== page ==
Dreams is a game creation tool developed by Media Molecule of Little Big Planet fame. While that series functioned as a competent platformer in its own right, the game saw its appeal spread wide thanks to the creation tools added on top of it. While relatively rudimentary, these tools became Little Big Planet’s biggest draw, with each successive entry seeing players flock to the game for its user-generated content just as much as Media Molecule’s own creations.
While limited to a 2.5D perspective, fans of the franchise made the most out of the games and its tools, creating all manner of things, from a demake of EA’s Dead Space, to a functioning calculator. Despite the game’s limitations, Little Big Planet proved that Media Molecule’s fans were a truly creative bunch. This is where Dreams comes in.
In development since at least 2012, Dreams finally released to all in early 2020 after an almost year-long early access period. I myself purchased Dreams during its early access period, and while the game itself showed promise, it was clear that the potential of the game had yet to be unlocked.
For those who do not know, Dreams is a game creation toolkit which offers a bespoke campaign – however unlike Little Big Planet – Dreams was created to be a middle-person for other game developers to make their own games and experiences. I say experiences, because until now, a majority of the games offered by these community members have been little more than tech demos for an idea that one might have. While this may make the prospect of Dreams seem less enticing – especially as unlike Little Big Planet, this time the main draw of the game is the community creations – the game is functioning exactly as Media Molecule had envisioned.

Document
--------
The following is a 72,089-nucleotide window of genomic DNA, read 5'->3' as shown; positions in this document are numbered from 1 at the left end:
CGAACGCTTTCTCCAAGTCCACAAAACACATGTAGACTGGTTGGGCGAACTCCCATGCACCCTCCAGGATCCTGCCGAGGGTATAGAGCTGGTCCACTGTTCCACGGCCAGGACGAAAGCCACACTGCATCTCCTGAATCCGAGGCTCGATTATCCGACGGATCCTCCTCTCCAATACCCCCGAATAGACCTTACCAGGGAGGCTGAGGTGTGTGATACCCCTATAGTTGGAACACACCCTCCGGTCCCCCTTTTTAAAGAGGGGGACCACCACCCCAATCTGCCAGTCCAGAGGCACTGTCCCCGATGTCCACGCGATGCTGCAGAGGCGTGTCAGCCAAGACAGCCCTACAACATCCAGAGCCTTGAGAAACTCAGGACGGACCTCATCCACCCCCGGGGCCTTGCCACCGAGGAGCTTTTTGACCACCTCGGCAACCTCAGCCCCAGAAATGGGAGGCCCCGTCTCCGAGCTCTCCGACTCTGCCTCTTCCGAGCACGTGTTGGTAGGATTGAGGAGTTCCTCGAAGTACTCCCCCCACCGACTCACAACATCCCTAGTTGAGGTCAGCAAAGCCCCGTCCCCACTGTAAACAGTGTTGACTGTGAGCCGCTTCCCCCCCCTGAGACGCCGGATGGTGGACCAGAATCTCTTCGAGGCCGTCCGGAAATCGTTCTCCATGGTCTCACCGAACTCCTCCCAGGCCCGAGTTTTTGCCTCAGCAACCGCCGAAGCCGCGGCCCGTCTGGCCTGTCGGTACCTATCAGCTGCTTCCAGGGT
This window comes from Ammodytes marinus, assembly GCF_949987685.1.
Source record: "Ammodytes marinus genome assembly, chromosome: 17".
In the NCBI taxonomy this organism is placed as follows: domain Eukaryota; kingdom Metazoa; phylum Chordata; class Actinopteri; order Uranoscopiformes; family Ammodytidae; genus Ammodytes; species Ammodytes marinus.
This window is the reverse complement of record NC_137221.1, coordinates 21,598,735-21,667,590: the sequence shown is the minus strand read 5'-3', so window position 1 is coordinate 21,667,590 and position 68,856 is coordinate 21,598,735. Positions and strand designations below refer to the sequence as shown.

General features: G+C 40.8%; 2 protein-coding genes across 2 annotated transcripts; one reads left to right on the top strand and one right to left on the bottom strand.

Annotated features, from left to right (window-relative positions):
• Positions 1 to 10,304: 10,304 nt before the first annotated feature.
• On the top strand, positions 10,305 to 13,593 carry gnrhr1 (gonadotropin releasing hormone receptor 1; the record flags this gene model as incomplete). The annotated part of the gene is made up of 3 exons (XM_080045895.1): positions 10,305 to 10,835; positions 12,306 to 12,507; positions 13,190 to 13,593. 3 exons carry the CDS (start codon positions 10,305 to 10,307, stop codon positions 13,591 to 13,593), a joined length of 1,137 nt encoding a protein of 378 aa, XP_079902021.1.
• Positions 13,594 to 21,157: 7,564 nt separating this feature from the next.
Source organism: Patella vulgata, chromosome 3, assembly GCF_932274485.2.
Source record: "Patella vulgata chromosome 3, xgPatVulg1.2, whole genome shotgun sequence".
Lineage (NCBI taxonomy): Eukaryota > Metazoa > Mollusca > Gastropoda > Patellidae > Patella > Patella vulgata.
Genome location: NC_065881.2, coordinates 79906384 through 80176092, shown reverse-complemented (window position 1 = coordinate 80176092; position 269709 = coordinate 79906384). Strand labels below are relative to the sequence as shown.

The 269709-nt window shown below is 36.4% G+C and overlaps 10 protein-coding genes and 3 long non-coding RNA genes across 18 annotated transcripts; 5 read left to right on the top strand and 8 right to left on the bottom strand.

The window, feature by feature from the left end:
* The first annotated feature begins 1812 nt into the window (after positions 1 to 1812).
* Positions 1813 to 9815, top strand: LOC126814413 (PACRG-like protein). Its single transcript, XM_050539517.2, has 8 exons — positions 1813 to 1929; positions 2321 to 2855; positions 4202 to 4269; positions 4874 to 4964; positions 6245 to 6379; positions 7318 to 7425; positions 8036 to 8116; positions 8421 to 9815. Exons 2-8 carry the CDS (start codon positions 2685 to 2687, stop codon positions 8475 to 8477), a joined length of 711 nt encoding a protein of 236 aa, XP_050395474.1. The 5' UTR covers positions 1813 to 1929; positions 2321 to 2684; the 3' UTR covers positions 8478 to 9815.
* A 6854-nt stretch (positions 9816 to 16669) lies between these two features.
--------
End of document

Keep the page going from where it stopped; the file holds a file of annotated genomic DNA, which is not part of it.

This brings us to DreamsCom 2021. Starting in 2020, DreamsCom has been a week-long annual digital event within Dreams itself hosted by Media Molecule and operated like a legitimate gaming convention. Just as how one would walk around Comic-Con, Gamescom, or E3, DreamsCom offers a fully explorable convention featuring hundreds of Dreams creators showing off their games, assets, music packs, and more.
Prior to entering the DreamsCom convention centre, players are given a character creator with which they could use to make their own avatar which would then be used to walk around the centre. Following this, players are dropped into the main hall, which showcases small dioramas of what fans can expect from the core Media Molecule team over the next many months. These included the “high-score chasing, track-building adventure” ‘TREN’, and Ancient Dangers: A Bat’s Tale: A dungeon crawler which sees players “save Scoria and Gabbro from a fate weirder than death – sleep deprivation!” These post-launch campaigns will be made available for free, adding to the pre-existing ‘Art’s Dream’ which previously served as the game’s main ‘campaign’.